New research at Charles Sturt University (CSU) has established that providing a stabled horse with one hour of exercise a day has beneficial effects on horse welfare and handler safety.
Research leader Dr Raf Freire, lecturer in animal behaviour and welfare from the School of Animal and Veterinary Sciences at CSU at Wagga Wagga says “Many social animals in zoos and farms respond badly to small enclosures and social isolation and there is an urgent need to determine whether stabled horses experience similar welfare issues, and if so how these effects can be ameliorated through changes in management practices.”.
The study involved 24 horses, including thoroughbreds and stock horses, housed at the University’s Equine Centre at Wagga Wagga in 2008. The stabled horses were allocated one of four exercise routines; walker, treadmill, turn-out into a paddock, and riding.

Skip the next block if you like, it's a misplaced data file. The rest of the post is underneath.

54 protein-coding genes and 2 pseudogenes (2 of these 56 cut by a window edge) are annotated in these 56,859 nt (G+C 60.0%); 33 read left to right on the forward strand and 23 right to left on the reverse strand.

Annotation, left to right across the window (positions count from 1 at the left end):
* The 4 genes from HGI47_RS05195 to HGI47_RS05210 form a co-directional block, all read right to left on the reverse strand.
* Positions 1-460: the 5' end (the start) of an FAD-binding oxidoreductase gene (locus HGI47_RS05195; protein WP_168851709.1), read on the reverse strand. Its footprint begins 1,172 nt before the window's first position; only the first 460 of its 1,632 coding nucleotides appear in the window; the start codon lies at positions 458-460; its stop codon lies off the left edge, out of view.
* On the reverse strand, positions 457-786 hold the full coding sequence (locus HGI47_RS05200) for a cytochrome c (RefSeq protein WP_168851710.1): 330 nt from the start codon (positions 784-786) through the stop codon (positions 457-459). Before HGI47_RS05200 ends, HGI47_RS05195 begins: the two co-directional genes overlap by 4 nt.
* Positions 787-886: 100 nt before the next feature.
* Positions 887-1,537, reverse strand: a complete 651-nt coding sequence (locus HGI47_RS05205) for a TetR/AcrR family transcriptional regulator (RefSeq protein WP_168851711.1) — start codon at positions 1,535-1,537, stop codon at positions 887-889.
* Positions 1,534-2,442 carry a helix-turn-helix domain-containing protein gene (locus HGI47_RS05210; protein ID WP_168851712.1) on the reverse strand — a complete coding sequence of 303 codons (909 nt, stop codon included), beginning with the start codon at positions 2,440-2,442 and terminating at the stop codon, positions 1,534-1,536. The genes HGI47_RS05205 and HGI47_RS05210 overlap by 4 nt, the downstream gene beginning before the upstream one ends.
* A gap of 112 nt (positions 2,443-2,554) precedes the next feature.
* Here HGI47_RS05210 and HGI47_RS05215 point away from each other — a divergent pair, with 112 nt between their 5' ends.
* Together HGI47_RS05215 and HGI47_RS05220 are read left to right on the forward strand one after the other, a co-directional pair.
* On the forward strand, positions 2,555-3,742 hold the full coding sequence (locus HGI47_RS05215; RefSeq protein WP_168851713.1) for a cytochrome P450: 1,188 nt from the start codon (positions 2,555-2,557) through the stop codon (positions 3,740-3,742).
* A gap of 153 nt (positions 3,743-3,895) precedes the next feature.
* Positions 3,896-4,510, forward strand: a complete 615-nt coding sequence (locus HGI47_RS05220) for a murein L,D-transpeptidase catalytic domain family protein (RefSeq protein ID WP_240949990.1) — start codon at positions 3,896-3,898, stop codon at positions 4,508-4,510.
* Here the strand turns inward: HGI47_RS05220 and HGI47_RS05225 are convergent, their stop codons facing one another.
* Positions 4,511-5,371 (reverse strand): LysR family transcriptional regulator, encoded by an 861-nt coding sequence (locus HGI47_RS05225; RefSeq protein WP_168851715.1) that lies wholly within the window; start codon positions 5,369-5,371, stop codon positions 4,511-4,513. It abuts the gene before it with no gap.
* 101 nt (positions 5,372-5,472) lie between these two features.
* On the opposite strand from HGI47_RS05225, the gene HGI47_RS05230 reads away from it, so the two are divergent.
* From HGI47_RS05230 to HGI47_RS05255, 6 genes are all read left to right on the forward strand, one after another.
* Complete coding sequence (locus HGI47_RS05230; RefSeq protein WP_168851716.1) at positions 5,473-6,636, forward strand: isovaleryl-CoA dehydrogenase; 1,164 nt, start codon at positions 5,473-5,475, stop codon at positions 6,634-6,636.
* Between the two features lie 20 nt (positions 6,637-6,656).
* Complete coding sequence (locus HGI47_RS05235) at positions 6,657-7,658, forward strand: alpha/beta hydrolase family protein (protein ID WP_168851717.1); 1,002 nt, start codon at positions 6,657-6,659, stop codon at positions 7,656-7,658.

In order to test responses to handling and stable housing, horse behaviour was recorded during loading and unloading onto a horse float and when released into a large arena after their exercise regime.
“We found that the exercise regimes significantly reduced the amount of unwanted behaviour and the number of commands given by a handler,” said Dr Freire
“Unwanted behaviour in horses is the leading factor in horse-related injuries and deaths in adults and children. So understanding what leads horses to ‘misbehave’ is critical to reducing the high levels of horse-related injuries and accidents.”
The international research team included Dr Freire and Dr Petra Buckley - also from the School of Animal and Veterinary Sciences - and Dr Jonathan Cooper from the Department of Biological Sciences at the University of Lincoln in the United Kingdom.
The research was funded by grants from Charles Sturt University and the EH Graham Centre for Agricultural Innovation – an alliance between CSU and the NSW Department of Primary Industries.
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